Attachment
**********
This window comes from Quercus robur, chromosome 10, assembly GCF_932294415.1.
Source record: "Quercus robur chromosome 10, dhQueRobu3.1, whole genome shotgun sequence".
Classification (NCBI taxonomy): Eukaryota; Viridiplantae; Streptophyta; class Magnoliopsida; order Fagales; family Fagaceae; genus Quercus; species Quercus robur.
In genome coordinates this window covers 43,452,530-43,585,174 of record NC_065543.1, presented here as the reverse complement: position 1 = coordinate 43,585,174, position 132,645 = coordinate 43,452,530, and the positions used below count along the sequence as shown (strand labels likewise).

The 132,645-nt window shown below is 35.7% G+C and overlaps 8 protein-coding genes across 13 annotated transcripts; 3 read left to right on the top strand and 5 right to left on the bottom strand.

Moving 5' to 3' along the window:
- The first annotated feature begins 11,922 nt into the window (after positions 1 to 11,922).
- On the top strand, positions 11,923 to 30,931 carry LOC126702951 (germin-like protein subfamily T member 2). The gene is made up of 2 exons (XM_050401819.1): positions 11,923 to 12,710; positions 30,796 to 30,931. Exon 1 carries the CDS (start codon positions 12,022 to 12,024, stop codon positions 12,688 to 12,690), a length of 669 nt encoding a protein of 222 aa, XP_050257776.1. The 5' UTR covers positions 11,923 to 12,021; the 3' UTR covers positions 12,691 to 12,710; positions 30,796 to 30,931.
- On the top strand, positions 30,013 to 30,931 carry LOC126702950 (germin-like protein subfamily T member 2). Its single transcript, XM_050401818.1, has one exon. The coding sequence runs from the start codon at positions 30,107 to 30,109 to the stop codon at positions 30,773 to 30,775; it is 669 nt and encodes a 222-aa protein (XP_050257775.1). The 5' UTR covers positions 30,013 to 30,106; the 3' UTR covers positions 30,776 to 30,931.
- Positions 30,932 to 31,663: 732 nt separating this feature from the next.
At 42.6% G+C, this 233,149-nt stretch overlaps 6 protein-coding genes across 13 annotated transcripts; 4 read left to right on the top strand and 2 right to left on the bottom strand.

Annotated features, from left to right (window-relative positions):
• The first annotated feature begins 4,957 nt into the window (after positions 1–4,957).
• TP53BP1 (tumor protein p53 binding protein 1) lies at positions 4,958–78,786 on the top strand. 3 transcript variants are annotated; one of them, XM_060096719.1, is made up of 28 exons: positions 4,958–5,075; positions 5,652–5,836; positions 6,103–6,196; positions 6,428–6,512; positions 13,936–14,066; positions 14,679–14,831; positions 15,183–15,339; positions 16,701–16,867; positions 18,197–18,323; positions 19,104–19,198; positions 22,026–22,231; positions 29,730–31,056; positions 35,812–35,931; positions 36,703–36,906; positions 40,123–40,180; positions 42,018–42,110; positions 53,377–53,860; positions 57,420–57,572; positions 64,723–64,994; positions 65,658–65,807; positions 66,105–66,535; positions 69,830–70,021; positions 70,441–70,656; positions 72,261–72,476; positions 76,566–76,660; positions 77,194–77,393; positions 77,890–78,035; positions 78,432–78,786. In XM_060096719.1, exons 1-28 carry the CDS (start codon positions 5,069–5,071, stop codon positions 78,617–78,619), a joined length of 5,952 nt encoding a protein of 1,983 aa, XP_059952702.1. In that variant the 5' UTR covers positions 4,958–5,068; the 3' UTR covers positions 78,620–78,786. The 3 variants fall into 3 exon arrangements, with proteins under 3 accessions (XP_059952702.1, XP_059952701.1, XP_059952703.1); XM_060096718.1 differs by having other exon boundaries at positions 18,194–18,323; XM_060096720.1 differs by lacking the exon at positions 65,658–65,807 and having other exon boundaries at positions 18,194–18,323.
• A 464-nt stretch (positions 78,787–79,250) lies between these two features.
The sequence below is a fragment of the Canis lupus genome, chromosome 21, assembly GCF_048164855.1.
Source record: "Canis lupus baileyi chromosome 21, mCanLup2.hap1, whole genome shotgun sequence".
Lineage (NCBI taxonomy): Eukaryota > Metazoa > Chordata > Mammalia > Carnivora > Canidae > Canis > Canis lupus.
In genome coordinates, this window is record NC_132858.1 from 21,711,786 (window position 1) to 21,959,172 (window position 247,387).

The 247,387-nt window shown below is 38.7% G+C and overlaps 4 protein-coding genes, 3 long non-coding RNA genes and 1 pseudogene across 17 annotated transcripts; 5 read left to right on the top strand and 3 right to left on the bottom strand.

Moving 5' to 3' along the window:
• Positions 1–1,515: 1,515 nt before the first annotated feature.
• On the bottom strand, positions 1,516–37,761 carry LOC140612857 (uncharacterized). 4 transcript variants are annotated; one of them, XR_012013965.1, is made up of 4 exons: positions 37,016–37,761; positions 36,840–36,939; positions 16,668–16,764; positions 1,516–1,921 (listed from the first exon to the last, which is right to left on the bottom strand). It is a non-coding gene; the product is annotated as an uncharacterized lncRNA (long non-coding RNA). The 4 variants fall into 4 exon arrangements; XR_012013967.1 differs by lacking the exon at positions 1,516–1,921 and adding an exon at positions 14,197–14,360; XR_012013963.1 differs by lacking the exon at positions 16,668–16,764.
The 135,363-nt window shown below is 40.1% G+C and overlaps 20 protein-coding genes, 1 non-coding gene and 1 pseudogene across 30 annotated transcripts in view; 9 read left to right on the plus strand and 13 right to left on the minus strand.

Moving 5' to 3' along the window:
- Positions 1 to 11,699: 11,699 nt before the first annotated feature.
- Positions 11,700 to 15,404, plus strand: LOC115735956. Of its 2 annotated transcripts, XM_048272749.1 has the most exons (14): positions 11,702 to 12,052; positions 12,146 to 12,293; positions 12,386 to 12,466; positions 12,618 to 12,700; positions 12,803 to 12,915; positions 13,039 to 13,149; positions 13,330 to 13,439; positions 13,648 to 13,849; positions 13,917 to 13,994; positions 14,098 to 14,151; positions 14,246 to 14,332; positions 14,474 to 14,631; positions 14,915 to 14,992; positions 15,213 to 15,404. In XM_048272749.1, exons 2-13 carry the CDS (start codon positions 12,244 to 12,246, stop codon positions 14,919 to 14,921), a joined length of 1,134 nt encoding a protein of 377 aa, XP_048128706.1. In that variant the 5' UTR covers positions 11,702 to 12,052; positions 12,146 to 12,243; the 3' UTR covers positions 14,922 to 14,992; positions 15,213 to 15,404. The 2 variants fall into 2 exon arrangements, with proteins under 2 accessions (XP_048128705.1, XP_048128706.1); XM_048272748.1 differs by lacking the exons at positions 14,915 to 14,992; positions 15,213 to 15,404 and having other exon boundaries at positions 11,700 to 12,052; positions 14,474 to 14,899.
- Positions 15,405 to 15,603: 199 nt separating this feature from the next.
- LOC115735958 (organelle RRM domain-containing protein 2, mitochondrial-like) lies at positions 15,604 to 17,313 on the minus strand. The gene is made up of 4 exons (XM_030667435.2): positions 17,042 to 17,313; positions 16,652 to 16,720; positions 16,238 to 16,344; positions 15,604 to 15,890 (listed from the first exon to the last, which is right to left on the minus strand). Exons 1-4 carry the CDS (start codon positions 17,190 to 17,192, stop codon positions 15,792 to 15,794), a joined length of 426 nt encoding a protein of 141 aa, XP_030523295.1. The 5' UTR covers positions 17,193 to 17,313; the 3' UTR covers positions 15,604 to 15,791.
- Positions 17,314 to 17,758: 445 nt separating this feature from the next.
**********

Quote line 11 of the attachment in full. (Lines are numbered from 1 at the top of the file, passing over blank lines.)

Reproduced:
At 42.6% G+C, this 233,149-nt stretch overlaps 6 protein-coding genes across 13 annotated transcripts; 4 read left to right on the top strand and 2 right to left on the bottom strand.